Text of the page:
PADRAIG HARRINGTON: The course is great. You've got to hit a lot of fairways. Hit it nice and straight. (Laughter). Hit greens.

Q. How many did you hit (laughter)?
PADRAIG HARRINGTON: I hit a lot. You looked at the stats again. (Laughter) the course is very fair. Very playable golf course. It's all there. They have reasonable pin positions in on the longer holes organization the holes that you're hitting wedges into they have some very tight pins.
So a reasonable course and good pace of greens for holding the putt. I think you would continue to see individual rounds, low rounds, individual guys going out shooting low numbers. But overall, for 72 holes, I think the golf course will be the winner and it will be like a typical major, it would be a single-figure winning score.

Q. What's the strongest part of your game today?
PADRAIG HARRINGTON: My head, thinking, worked my way around the golf course now. My misses were in good spots and did a good job getting the ball around.

Q. Will it be a big positive to play early tomorrow after playing in the heat of the day today?
PADRAIG HARRINGTON: You know, maybe the winds won't be as gusting or swirling any, because it did change a bit out there. The greens certainly will be cleaner, tidier in the morning, breaks out in the bunkers and things. I think it should be an advantage. But it doesn't work like that all the time. I'd say if it's easier tomorrow, I shoot 69, I'll still be happy.

Q. I just wondered with the heat factor, it would be a little bit cooler tomorrow morning?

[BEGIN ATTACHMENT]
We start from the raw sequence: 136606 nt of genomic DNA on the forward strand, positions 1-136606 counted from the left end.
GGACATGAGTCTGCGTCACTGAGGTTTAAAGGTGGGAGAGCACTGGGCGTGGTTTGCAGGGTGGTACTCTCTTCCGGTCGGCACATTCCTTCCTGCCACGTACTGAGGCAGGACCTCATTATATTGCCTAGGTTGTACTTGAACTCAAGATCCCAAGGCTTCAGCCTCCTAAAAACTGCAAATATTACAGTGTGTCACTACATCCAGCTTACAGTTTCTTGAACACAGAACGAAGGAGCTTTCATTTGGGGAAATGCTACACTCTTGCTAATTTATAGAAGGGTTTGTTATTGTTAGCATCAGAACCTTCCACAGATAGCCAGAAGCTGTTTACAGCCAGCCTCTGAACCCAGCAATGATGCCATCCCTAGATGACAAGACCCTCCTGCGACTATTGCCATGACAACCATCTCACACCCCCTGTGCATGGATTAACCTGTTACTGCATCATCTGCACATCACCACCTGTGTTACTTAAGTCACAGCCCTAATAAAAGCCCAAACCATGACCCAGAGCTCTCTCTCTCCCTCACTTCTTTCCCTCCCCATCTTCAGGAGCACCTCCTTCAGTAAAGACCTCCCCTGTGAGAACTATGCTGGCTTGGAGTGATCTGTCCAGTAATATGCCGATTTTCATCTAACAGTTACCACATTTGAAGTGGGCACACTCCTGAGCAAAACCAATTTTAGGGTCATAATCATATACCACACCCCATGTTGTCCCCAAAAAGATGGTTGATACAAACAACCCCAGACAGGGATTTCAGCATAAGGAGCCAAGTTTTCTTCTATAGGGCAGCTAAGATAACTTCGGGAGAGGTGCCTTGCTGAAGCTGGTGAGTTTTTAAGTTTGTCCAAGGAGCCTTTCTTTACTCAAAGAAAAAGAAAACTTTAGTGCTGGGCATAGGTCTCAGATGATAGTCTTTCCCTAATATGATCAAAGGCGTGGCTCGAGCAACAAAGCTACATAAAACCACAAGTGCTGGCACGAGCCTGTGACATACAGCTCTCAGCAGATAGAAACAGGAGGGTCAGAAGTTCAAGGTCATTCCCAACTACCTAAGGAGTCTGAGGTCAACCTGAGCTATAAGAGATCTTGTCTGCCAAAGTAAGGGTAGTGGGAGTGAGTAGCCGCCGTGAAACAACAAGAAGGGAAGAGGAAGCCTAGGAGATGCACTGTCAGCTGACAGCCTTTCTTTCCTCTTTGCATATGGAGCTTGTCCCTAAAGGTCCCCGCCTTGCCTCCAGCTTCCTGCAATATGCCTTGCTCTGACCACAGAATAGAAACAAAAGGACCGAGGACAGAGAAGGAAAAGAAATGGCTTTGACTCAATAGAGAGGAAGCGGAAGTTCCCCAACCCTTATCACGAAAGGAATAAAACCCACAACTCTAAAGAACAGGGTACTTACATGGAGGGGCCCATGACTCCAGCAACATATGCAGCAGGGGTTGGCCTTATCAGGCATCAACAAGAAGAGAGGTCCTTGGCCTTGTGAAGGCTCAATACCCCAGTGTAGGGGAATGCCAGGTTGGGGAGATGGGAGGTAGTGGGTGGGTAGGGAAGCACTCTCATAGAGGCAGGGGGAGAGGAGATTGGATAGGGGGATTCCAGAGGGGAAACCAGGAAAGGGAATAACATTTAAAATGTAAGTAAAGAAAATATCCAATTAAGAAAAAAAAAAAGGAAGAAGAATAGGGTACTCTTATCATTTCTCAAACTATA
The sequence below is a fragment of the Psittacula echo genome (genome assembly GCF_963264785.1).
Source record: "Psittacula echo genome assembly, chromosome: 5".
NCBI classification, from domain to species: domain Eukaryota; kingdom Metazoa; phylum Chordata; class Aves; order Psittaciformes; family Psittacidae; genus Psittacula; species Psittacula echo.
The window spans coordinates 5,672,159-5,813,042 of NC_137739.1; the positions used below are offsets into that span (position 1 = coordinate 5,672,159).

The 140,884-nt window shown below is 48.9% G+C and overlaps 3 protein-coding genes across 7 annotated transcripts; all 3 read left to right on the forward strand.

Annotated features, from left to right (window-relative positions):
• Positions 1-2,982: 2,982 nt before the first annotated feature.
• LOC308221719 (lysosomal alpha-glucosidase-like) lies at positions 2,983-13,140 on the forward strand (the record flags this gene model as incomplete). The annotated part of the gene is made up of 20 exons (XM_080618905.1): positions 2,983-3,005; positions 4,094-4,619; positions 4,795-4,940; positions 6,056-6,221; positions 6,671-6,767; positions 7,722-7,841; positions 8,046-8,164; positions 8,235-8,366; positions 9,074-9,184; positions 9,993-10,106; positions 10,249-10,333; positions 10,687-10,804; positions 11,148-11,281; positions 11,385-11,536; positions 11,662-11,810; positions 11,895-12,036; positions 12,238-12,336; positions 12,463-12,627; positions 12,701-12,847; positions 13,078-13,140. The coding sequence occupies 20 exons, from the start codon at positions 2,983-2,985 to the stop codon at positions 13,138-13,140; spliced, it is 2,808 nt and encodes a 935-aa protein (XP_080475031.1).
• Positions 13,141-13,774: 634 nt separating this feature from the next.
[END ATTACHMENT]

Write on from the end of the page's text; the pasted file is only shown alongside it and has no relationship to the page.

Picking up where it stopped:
PADRAIG HARRINGTON: The heat factor is a factor out there. But you can manage that. It's just a question of the discipline to do the right things. You've got to drink the right stuff and eat the right food and try and stay in the shade as much as you can. If you manage it properly, it doesn't become an issue. It's certainly a factor in the first place, but if you pay attention and you do a good job you shouldn't have to worry about it.

Q. What do you eat and drink in a condition like this?
PADRAIG HARRINGTON: Quite a substantial amount of water. Some Gatorade. Quite a bit of fruit all the way through the day. A substantial amount of fruit, I would think, today. And some other dry foods and things. I think that's about it. It's eating the meals the night before and all those and the practice.

Q. That was my next question. Do you eat a lot before you go out to play?
PADRAIG HARRINGTON: I eat a lot all the time (laughter) all the way through the day. I constantly -- I'll eat six pieces of food at least during a round of golf. So even on a hot day today you don't want to eat; but I made sure I kept nibbling away.